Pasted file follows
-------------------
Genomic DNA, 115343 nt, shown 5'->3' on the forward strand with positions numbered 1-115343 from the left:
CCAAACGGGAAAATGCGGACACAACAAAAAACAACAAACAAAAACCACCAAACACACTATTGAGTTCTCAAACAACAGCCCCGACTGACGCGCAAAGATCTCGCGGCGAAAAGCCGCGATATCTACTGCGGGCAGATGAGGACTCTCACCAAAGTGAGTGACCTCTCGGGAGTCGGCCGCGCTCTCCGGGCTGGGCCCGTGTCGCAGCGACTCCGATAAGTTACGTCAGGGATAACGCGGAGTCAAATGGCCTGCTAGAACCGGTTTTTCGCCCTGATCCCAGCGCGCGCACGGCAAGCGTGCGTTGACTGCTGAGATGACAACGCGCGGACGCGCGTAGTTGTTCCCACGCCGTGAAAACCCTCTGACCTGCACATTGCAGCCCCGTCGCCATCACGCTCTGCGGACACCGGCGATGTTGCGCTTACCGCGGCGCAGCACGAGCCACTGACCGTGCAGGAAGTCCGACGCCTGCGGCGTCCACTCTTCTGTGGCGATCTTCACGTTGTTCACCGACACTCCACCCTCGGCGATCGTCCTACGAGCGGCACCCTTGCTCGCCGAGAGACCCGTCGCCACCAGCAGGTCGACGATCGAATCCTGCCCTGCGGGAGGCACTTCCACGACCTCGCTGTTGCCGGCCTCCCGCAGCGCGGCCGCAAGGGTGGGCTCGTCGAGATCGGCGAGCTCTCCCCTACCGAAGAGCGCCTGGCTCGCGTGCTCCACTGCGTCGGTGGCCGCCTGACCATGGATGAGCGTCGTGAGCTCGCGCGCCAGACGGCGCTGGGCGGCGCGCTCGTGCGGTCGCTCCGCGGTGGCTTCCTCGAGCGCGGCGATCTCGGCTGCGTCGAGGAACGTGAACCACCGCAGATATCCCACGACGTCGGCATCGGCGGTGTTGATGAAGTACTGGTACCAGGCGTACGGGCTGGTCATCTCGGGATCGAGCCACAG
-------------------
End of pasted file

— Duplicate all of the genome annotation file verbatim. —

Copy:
Genomic DNA, 115343 nt, shown 5'->3' on the forward strand with positions numbered 1-115343 from the left:
CCAAACGGGAAAATGCGGACACAACAAAAAACAACAAACAAAAACCACCAAACACACTATTGAGTTCTCAAACAACAGCCCCGACTGACGCGCAAAGATCTCGCGGCGAAAAGCCGCGATATCTACTGCGGGCAGATGAGGACTCTCACCAAAGTGAGTGACCTCTCGGGAGTCGGCCGCGCTCTCCGGGCTGGGCCCGTGTCGCAGCGACTCCGATAAGTTACGTCAGGGATAACGCGGAGTCAAATGGCCTGCTAGAACCGGTTTTTCGCCCTGATCCCAGCGCGCGCACGGCAAGCGTGCGTTGACTGCTGAGATGACAACGCGCGGACGCGCGTAGTTGTTCCCACGCCGTGAAAACCCTCTGACCTGCACATTGCAGCCCCGTCGCCATCACGCTCTGCGGACACCGGCGATGTTGCGCTTACCGCGGCGCAGCACGAGCCACTGACCGTGCAGGAAGTCCGACGCCTGCGGCGTCCACTCTTCTGTGGCGATCTTCACGTTGTTCACCGACACTCCACCCTCGGCGATCGTCCTACGAGCGGCACCCTTGCTCGCCGAGAGACCCGTCGCCACCAGCAGGTCGACGATCGAATCCTGCCCTGCGGGAGGCACTTCCACGACCTCGCTGTTGCCGGCCTCCCGCAGCGCGGCCGCAAGGGTGGGCTCGTCGAGATCGGCGAGCTCTCCCCTACCGAAGAGCGCCTGGCTCGCGTGCTCCACTGCGTCGGTGGCCGCCTGACCATGGATGAGCGTCGTGAGCTCGCGCGCCAGACGGCGCTGGGCGGCGCGCTCGTGCGGTCGCTCCGCGGTGGCTTCCTCGAGCGCGGCGATCTCGGCTGCGTCGAGGAACGTGAACCACCGCAGATATCCCACGACGTCGGCATCGGCGGTGTTGATGAAGTACTGGTACCAGGCGTACGGGCTGGTCATCTCGGGATCGAGCCACAG